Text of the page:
Everyone should beware of Paypal! I sold merchandise on there, after the person got it they reversed the $1,000 charge. Even after I supplied them with legal documentation reguarding the transaction being secured they refunded the money! Now I’m without the money and the merchandise. Sellers beware it is way too easy to reverse charges on Paypal and they don’t care that you loose in every way.

  7. Agni Group says

    Thanks for your suggestion. By the way we think we have done right… That means the Paypal Donate button is added proper place in our site..

    Please visit our site once.. We are waiting for you..

    Agni Group

  8. says

    I have seen people adding the “buy me a beer” to the donate button. Not sure why they had included that. I don’t use the donate button on my blog, but some good information to pass along.

  9. says

    I had one of those things on my site but I got rid of it, not because of any problem with Paypal or anyone else. I got tired of the fact that it looked bad that I only had 3 people, and it didn’t look like anyone else was ever going to sign up for it, and frankly, it just didn’t seem as viable as it had when I first hooked it up. So, I gave it up, lost whatever money I was due, and I’m not looking back.

  10. says

    Thanks Ros.

    Once again, you nailed it on the head about something niggling my mental to do list! I had lost a ‘donation’ button while changing themes. I used the word donate because it was the word PayPal used to describe the button; clients just wanted a way to pay more if they liked something I did. I wasn’t crazy about the word donate anyway, but if I knew PayPal would take issue I would have thought of another way. So now I’ll create a new button with the word ‘support’.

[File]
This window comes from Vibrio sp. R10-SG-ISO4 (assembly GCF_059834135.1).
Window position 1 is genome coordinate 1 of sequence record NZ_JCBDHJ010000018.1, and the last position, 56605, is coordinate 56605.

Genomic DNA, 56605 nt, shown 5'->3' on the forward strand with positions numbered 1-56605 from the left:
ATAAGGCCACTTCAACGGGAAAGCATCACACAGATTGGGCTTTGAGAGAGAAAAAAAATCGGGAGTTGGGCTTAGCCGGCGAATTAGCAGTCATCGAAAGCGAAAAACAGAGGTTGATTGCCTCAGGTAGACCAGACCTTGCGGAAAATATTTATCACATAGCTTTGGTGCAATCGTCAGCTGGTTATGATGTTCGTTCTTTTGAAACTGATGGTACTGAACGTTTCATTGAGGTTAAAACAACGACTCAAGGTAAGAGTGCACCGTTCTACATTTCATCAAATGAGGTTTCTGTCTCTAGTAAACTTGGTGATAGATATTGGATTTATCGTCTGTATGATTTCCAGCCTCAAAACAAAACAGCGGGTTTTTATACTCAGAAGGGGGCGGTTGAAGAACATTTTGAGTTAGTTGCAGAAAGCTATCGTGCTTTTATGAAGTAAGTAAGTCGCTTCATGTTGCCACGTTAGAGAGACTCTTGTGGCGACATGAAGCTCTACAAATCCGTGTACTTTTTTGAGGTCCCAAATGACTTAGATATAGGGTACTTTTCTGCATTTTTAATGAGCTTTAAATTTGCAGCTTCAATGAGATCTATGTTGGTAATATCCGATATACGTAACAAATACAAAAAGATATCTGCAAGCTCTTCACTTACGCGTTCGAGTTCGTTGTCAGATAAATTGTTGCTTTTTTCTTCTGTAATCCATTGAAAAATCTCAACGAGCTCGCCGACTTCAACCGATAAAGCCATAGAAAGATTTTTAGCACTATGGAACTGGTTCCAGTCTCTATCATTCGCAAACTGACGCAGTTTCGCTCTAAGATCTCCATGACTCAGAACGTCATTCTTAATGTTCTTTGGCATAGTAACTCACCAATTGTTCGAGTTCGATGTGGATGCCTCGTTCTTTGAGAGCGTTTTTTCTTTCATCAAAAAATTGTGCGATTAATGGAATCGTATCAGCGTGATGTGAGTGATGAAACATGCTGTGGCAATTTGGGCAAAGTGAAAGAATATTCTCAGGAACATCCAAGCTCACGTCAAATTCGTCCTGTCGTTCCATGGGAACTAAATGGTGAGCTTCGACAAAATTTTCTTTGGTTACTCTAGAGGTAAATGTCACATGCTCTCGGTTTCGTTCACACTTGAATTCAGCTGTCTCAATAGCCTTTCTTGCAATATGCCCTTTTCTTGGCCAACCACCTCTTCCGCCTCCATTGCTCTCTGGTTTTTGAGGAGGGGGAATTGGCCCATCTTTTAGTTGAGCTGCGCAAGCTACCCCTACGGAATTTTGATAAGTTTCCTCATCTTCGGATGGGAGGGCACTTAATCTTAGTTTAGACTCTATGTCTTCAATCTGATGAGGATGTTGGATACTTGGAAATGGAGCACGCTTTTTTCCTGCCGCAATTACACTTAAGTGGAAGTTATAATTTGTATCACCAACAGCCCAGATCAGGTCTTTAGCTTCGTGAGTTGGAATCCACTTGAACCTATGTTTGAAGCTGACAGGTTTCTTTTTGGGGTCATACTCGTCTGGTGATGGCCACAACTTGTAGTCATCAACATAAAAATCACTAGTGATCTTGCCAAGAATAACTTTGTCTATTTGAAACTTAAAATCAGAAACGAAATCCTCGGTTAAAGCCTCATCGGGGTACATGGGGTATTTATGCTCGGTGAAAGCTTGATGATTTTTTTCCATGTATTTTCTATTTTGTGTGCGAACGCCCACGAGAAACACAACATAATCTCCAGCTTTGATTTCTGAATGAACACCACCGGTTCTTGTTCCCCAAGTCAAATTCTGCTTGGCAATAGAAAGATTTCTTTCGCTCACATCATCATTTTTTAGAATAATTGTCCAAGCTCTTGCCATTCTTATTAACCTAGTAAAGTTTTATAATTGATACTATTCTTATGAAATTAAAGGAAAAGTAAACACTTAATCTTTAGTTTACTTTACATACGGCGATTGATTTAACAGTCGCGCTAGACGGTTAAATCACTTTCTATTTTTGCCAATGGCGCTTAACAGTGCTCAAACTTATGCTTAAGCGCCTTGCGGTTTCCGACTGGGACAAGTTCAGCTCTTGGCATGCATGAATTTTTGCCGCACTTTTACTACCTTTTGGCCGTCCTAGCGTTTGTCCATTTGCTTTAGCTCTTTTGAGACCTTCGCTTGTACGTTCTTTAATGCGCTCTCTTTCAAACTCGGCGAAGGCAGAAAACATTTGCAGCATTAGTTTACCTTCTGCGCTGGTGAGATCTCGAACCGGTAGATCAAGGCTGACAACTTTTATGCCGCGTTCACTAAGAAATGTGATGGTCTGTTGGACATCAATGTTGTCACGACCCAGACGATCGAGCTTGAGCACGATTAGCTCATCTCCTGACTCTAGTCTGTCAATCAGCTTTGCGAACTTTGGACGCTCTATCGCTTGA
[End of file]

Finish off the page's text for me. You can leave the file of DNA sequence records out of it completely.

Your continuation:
11. says

    That would be a “NO” for me. Good thing I was not able to pursue putting the Paypal for donation on my blog. Thank you for the very useful tip.
    As many people want to jump on earning bigger income, many of them went to failure. Great thing there are people like you who guide other people to the right path.

  12. says

    I think you’re the victim of an urban myth or misinformation. I don’t see anything on the PayPal site that says you cannot ask for donations if you’re not a charity.

    The only requirement is that you cannot accept donations claiming to be a charity or non-profit unless you file the appropriate documents with Paypal to support that claim:

    “How does PayPal approve charities and nonprofit organizations?

    If you are collecting donations as a charity or nonprofit organization, you are required to authenticate the status of your account.”

    • says

      Actually, I did have my organization listed as a non-profit on Paypal, but I did not have that status registered yet. I was planning on doing it soon, however. So I was I using the donate button on my website. Paypal limited the functionality of my account and I changed it back to an individual person status. They specifically told me not to use the donate button unless I was able to show proper documentation that I was indeed tax exempt. I’m not sure it is was because I listed myself as non-profit or that I was using the donate button. But I wouldn’t use the donate button unless you have your registration finished as a non-profit and can prove it.

    • says

      Nope, no urban myth. Unfortunately this has happened to me. I recently received notification that my PayPal account would be restricted if I could not show proof that I am a registered NPO. I was just using the button as way for my family and friends to send me money while living abroad. Anyhow, I don’t have any organization registered as non-profit, so I guess I’m stuck with a frozen PayPal. So yeah, NOT AN URBAN LEGEND.

    • Dawn says

      Following is the text from the PayPal website when selecting which button to add to your site: